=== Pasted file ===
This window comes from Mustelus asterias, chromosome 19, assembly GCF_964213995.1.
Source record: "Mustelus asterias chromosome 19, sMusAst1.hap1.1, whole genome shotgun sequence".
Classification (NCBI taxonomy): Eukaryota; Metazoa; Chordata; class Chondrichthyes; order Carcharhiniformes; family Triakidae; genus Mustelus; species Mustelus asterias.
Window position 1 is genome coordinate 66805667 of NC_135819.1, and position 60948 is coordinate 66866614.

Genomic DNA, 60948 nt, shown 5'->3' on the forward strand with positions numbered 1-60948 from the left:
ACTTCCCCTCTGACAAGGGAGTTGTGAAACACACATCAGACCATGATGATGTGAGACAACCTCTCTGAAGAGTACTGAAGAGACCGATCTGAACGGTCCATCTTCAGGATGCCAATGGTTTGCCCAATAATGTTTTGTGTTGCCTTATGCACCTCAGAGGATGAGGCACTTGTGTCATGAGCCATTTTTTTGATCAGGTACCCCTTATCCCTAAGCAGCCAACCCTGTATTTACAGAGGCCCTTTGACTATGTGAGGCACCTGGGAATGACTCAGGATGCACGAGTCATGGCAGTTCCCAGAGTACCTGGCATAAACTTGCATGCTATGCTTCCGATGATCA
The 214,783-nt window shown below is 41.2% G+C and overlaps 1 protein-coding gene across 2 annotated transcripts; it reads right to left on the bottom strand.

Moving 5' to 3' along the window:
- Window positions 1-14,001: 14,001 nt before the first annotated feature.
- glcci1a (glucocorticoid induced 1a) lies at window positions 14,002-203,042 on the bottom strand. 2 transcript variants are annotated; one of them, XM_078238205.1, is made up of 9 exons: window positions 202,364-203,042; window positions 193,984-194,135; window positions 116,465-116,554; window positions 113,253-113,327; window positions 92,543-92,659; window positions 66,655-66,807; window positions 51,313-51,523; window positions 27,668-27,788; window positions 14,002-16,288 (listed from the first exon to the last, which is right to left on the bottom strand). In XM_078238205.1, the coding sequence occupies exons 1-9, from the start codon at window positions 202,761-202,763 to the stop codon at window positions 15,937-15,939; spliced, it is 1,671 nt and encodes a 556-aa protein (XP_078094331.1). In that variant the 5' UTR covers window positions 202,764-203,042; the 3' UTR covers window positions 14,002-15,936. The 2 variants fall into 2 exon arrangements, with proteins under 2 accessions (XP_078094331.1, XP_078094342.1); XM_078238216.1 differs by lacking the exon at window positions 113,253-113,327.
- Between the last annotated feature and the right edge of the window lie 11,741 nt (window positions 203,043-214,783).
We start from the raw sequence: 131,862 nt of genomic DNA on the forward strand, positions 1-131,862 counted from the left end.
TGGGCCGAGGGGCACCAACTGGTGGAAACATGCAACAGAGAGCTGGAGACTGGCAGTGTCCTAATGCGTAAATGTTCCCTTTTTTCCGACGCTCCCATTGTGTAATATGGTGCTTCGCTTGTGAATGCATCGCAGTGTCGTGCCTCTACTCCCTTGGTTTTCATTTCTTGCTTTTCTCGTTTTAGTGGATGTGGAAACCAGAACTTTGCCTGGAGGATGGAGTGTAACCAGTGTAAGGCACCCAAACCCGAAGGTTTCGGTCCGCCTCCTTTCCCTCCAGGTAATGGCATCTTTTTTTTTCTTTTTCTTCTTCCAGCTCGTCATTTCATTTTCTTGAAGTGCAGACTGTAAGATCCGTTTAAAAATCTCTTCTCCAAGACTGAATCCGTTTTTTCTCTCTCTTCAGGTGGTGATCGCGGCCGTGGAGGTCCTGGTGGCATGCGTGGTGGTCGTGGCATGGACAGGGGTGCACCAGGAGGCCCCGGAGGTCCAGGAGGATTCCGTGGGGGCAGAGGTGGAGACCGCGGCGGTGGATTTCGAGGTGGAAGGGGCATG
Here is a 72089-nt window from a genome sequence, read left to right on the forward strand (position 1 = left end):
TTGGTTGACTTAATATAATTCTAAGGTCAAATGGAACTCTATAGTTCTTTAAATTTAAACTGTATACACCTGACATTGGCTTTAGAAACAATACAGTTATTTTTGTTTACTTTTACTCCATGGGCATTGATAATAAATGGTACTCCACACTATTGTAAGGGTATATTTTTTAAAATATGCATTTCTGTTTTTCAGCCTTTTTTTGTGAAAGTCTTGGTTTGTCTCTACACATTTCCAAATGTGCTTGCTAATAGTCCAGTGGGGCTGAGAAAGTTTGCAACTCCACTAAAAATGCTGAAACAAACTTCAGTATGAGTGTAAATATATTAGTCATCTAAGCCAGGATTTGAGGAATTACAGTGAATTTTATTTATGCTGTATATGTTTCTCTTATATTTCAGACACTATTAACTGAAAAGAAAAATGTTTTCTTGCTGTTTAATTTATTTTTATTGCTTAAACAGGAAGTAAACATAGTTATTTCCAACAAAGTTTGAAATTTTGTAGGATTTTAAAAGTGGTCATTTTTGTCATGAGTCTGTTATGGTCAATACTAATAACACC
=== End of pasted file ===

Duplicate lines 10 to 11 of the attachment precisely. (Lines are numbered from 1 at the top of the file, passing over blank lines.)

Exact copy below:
- glcci1a (glucocorticoid induced 1a) lies at window positions 14,002-203,042 on the bottom strand. 2 transcript variants are annotated; one of them, XM_078238205.1, is made up of 9 exons: window positions 202,364-203,042; window positions 193,984-194,135; window positions 116,465-116,554; window positions 113,253-113,327; window positions 92,543-92,659; window positions 66,655-66,807; window positions 51,313-51,523; window positions 27,668-27,788; window positions 14,002-16,288 (listed from the first exon to the last, which is right to left on the bottom strand). In XM_078238205.1, the coding sequence occupies exons 1-9, from the start codon at window positions 202,761-202,763 to the stop codon at window positions 15,937-15,939; spliced, it is 1,671 nt and encodes a 556-aa protein (XP_078094331.1). In that variant the 5' UTR covers window positions 202,764-203,042; the 3' UTR covers window positions 14,002-15,936. The 2 variants fall into 2 exon arrangements, with proteins under 2 accessions (XP_078094331.1, XP_078094342.1); XM_078238216.1 differs by lacking the exon at window positions 113,253-113,327.
- Between the last annotated feature and the right edge of the window lie 11,741 nt (window positions 203,043-214,783).